What if AMC had continued with the Nash Airflyte look through the 1960s and applied it to the The Marlin?
The is work is based on the excellent work of our friend ,Richard Spiegelman, who kindly granted me permission.
Most of these photoshops don’t work. This one does, and it shows the continuity of design DNA. It’s basically a ’51 scaled down vertically.
As a mechanic working on Airflyte brakes I hated the design. Might have some styling appeal for some, but I doubt that the aero dynamics contributed much to fuel economy.
Strangely appealing. Looks better than the real Marlin.
If AMC actually built this version, would it sell? Probably not. The Marlin sold poorly, and by 1965 the “Airflytes” of 1949-51 were considered to be out-of-style, old fogey used cars that almost no one wanted anymore. Trying to be retro before retro was cool.
Just reminds me how absolutely odd-looking the Marlin was. Hideous even. Hard to believe they sold at all. What a lost opportunity for AMC to not use the smaller American chassis and forget about Abernathy being able to sit in the back seat.
Great photoshop project on the 4 door by the way.
One of the biggest problems with the Marlin was Roy Abernethy’s height. From Wikipedia:
“…the roof was raised over the rear passenger area when Abernethy, who was six-foot-four (193 cm tall), insisted on being able to sit in the back seat of the design studies.”
Ironically, the above photoshop solves this problem by lengthening the body to create a sedan. Nonetheless, it still has something of a dated Rambler look and might have been a success if an entire Marlin carline had been released at least a couple of years earlier.
But by 1965, the Marlin coupe with a too-tall fastback roof was a born loser, a virtual AMC Pacer 10 years before the real thing hit AMC showrooms. An AMC Ford Mustang the Marlin was not.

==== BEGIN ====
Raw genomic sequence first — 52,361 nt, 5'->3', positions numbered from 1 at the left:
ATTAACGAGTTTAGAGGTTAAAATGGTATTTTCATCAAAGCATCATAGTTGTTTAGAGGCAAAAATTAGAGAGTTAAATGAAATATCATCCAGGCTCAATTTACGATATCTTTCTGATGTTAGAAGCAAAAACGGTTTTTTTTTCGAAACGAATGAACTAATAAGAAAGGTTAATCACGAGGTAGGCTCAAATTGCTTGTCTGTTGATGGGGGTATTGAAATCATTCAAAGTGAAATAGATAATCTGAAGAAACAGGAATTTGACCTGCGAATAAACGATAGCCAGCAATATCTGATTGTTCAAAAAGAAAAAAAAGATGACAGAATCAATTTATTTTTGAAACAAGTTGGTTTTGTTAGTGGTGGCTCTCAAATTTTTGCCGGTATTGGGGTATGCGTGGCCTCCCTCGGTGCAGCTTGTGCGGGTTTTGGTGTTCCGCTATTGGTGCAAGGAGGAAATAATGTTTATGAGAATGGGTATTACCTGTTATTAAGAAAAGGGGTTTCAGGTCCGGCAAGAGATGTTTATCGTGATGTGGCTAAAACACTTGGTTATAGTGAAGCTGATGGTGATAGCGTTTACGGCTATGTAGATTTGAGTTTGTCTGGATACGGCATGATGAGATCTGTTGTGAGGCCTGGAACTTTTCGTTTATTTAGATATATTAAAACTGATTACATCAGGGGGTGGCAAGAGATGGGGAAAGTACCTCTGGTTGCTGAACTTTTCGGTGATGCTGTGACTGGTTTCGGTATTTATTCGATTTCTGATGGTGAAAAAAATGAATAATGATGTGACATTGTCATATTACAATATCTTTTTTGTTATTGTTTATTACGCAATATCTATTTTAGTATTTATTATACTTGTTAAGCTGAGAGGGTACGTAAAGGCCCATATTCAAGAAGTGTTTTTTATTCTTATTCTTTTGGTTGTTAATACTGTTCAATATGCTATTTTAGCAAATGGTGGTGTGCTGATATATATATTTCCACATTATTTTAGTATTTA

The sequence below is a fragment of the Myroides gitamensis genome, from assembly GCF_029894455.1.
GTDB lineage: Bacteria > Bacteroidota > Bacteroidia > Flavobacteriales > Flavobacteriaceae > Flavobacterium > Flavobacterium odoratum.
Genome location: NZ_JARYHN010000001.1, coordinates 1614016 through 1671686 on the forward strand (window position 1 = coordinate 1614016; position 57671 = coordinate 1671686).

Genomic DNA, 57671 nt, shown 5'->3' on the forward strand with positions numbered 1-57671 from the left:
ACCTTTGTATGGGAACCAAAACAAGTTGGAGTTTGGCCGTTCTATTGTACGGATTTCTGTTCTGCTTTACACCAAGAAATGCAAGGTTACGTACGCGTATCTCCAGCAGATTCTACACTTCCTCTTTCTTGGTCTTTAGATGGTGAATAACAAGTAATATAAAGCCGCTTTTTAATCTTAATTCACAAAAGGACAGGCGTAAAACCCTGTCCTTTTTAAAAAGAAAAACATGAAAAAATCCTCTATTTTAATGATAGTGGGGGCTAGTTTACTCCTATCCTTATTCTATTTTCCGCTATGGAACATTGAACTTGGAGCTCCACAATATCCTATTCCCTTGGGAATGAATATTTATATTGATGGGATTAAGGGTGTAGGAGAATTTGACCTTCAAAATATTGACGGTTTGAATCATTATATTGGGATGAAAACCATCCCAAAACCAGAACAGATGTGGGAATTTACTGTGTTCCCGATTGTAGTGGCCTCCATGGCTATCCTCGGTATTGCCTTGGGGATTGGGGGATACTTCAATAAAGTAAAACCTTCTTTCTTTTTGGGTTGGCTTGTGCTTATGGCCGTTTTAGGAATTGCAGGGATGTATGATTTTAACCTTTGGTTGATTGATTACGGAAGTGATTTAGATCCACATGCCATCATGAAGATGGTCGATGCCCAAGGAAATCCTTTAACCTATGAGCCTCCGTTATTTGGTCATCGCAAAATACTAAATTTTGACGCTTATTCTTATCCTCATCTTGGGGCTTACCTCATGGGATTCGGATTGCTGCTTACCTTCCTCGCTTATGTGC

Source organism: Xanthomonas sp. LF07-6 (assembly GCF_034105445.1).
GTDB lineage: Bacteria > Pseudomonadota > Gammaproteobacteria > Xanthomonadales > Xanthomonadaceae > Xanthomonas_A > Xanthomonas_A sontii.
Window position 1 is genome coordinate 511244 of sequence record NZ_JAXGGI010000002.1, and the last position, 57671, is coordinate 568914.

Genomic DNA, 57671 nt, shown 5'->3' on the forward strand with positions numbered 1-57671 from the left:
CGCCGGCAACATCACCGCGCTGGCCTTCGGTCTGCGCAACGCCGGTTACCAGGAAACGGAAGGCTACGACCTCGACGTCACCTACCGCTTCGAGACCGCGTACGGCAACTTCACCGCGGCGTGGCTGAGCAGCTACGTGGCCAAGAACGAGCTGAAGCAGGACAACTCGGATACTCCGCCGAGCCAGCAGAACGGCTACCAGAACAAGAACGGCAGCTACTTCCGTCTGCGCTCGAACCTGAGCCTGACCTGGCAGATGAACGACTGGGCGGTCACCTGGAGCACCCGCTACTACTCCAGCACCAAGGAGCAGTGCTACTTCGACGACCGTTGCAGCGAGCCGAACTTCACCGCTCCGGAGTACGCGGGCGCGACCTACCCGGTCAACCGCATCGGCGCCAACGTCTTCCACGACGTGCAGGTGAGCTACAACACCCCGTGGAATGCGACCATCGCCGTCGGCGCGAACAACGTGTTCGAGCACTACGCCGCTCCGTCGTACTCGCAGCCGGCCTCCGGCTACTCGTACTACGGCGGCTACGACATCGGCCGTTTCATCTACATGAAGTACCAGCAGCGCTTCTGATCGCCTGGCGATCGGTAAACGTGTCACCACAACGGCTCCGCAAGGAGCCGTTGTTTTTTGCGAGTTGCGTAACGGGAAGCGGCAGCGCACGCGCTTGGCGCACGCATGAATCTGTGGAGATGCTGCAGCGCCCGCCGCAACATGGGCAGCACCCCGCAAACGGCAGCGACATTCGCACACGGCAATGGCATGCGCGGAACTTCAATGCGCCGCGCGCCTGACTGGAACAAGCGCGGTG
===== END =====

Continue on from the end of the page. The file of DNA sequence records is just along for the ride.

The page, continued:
If AMC had skipped trying to make a sporty coupe out of the Rambler Classic (or even the stillborn Tarpon from the Rambler American) and had, instead, devoted that development money into bringing out the all-new Javelin a year or two sooner, things would went much better for the company. By the time the Javelin made production in 1968, it was an also-ran since the Big 3 had already completely covered the ponycar market.
The wider Dodge Charger with a similar (but lower) fastback roof came off much better overall.
Althought I read in a old Collectible Collectible article about the 1967-69 Barracuda once then the Javelin once outsold the Barracuda.
No thanks. I know that sounds a bit harsh but as the son of a dealer that was there when they unveiled the original Marlin at a special premier show I can tell you we didn’t like it then and we don’t like it now. Much too hunky to compete with the other sport compacts of the era.
However it is an interesting artistic rendition and in some ways better as a large sedan reminiscent of the old ‘air flights’ than a sporty touring coupe.
My father’s Ambassador Airflyte couldn’t do a U-turn on the street where we lived where the Packard that preceded it could. I like Richard’s study better than than the 2-door Marlin except for the enclosed front fenders. Marlin would have worked better as a 4-door with rounded Airflyte style.
The fact that this works so well really just speaks to how out of fashion Rambler’s were in 1965. You couldn’t take a 65 Mustang, or to be more on point a 65 Fairlane, and make a few tweaks to make it almost perfectly resemble a 1949 Ford. The Marlin was still adhered to the early post-war form of a fastback, something that’ll sit 4-5 men wearing fedoras comfortably
Indeed, this really would have been something as a new, 1955 Hudson Hornet.
But up against a 1965 Galaxie or Impala? Not so much.
First glance it looks like a Tatra 607.
First glance it looks like a Tatra 603
I was going to say it reminded me of a “’65 Tucker Torpedo”, but then I looked again at the Tucker. Aside from them both being large-ish fastback, that’s about where the similarities end.
Beautiful artwork / rendering, BTW.
He/they did a Marlin wagon, too 🙂
My eyes may never recover from that one. 🙁
It’s also a continuation of the Chevrolet Fleetline profile from the early 50’s – maybe from an alternate universe in which Ford’s 1949 three box sedan was a sales failure, and manufacturers worked on evolving the ‘fastback’ profile instead.
Holy wah…! Yup, this works. 10/10, would happily drive one.
I’d love to see a 6- or 8-door airport limousine version.
That just looks nice. My critique of the photoshpped image, is the front door should be a couple of inches shorter.
On the interior, we would find the legendary Nash Ambassador Brougham “club seats”.
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